Lung Cancer Experts Applaud Australia's Tobacco Restrictions

Zosia Chustecka

October 28, 2013

SYDNEY — Oncologists and researchers gathered here at the 15th World Conference on Lung Cancer applauded Australia for being the first country in the world to introduce plain packaging for cigarettes, in addition to restricting advertising at point of sale and elsewhere.

"Smoking is the biggest risk factor for lung cancer. The most effective way to reduce it is to have effective tobacco control, and Australia has led the way on this," said Fred Hirsch, MD, PhD, professor of medicine and pathology at the University of Colorado School of Medicine in Denver. He has just taken on the role of executive director of the International Association for the Study of Lung Cancer, which organized the meeting.

He was speaking at the opening ceremony to welcome the Right Honorable Nicola Roxon who, as Health Minister in 2007 to 2011, worked on introducing the plain packaging legislation, and then later as Attorney General of Australia defended the law when it was challenged in High Court by several tobacco giants, including British American, Philip Morris, Imperial, and Japan Tobacco.

"This set an important precedent," she said. "At the heart of their argument was that plain packaging contravened the constitution by acquiring property on other than just terms."

The High Court rejected that argument by a majority of 6 to 1, and "knocked on the head any suggestion that the government could be prevented from regulating a dangerous product."

The tobacco industry also mounted an intense political and advertising campaign against plain packaging, even claiming that it infringes on international trademark and intellectual property, but ultimately failed in these efforts.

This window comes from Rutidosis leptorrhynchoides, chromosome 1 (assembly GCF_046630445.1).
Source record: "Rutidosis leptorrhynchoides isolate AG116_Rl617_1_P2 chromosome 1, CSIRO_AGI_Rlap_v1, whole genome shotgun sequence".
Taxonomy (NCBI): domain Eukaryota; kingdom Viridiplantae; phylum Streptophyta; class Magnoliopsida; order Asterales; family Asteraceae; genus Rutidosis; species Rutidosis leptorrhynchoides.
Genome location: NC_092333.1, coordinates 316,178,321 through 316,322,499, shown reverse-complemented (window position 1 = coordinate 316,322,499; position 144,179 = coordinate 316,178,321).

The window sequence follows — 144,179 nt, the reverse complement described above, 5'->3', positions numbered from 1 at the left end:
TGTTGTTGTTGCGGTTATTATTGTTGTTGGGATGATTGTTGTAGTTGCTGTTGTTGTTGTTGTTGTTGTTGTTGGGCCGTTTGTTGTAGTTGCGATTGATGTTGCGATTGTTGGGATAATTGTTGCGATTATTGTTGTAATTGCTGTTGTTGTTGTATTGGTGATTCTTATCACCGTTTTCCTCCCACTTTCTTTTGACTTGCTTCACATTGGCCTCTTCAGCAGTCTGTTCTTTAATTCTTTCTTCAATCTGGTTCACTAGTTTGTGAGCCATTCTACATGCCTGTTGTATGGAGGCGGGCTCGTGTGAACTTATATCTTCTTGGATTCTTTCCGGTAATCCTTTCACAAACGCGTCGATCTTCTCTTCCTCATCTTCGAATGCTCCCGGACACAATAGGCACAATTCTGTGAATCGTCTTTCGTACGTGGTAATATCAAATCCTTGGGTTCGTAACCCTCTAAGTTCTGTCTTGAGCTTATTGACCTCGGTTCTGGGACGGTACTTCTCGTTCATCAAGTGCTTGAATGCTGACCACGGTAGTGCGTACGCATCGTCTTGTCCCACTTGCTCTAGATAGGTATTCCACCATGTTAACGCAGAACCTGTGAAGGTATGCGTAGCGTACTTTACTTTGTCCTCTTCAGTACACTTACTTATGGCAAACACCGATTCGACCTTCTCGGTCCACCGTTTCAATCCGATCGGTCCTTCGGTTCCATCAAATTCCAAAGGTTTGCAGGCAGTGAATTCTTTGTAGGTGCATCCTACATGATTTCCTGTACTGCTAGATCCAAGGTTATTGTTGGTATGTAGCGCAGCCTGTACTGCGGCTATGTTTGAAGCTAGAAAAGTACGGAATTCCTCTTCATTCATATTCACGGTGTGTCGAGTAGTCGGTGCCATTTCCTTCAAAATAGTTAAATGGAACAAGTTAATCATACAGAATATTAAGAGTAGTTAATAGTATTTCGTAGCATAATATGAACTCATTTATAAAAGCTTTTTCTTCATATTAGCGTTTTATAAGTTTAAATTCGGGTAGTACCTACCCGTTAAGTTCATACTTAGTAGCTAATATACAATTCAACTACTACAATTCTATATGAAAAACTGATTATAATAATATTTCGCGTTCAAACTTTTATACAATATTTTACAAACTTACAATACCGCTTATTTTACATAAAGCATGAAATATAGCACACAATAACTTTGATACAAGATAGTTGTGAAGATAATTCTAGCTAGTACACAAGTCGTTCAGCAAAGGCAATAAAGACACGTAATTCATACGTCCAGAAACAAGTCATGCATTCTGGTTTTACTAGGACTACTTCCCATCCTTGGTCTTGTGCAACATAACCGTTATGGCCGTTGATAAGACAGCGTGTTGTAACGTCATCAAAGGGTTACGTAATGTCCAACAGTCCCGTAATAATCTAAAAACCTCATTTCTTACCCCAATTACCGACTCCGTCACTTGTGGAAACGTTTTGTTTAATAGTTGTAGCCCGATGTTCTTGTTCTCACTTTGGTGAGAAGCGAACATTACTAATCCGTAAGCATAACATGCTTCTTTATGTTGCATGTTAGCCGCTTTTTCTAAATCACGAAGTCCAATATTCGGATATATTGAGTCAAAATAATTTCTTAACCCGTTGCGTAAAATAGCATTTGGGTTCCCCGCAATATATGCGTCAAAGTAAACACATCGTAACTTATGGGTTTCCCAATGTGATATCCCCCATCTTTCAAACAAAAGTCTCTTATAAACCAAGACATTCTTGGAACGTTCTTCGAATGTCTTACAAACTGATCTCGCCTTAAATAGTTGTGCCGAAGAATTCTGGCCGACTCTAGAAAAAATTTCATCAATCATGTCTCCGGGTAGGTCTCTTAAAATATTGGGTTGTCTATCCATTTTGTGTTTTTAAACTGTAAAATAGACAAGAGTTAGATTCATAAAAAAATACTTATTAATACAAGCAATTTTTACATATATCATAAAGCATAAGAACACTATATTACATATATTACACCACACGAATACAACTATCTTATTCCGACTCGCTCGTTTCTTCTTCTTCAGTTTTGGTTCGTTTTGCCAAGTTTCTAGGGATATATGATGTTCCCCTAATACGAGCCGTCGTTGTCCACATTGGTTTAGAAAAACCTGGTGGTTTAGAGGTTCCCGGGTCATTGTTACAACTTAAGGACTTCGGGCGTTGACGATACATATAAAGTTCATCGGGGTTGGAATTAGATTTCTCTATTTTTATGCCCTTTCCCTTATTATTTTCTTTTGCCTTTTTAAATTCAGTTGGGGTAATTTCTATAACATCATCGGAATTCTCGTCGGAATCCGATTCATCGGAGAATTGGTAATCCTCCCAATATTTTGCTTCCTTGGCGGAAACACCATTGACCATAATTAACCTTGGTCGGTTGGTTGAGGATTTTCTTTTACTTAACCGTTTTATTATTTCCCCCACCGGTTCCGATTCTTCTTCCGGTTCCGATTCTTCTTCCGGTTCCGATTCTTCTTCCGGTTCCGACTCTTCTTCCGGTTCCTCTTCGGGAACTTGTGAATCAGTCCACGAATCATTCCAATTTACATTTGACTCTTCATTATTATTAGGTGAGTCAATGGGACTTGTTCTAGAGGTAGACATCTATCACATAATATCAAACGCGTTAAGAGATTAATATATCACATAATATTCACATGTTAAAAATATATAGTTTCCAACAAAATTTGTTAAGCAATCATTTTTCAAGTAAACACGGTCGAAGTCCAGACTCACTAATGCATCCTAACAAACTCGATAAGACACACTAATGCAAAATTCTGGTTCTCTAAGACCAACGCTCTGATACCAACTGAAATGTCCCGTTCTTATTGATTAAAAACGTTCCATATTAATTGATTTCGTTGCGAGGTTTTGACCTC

"You can take on the tobacco industry and win," Roxon told the packed audience.

She urged all present to fight against the tobacco industry and to work with governments to introduce restrictions in their own countries. "Tobacco restriction is a preventive measure against lung cancer on a population scale," she said.

If ever there is a global health challenge, this is it. Nicola Roxon

"If ever there is a global health challenge, this is it," she said. "We have 6 million people dying worldwide every year from tobacco-related disease."

An estimated 1.4 million of these deaths are from tobacco-related lung cancer, for which "you pick up the pieces on a daily basis in your working lives," she said, addressing the health professionals in the audience.

"This is a public health intervention that can reduce the harms from smoking, and I am sharing my experience with you in order to urge you to act," she said.

"None of you should underestimate the role that you could play," she added, noting how the government in Australia relied on research studies and input from clinicians and advocates while working on the legislation. She also mentioned in particular working closely with the Lung Foundation of Australia and Cancer Council of Australia.

"Plain" Packaging Bit of a Misnomer

The plain packaging legislation was introduced at the end of 2012, and it was an incremental step in ever-tightening restrictions on tobacco advertising, she explained. As well as comprehensive bans on advertising anywhere, including online, tobacco products are hidden from view at point of sale, locked behind a plain cupboard, so that customers have to ask specifically for cigarettes.

But the packs themselves are alluring, especially to children, and they are attractive to young people, and so "we felt that having decorative branded packs was making a mockery of our strict bans on advertising," she commented.

"Plain" packaging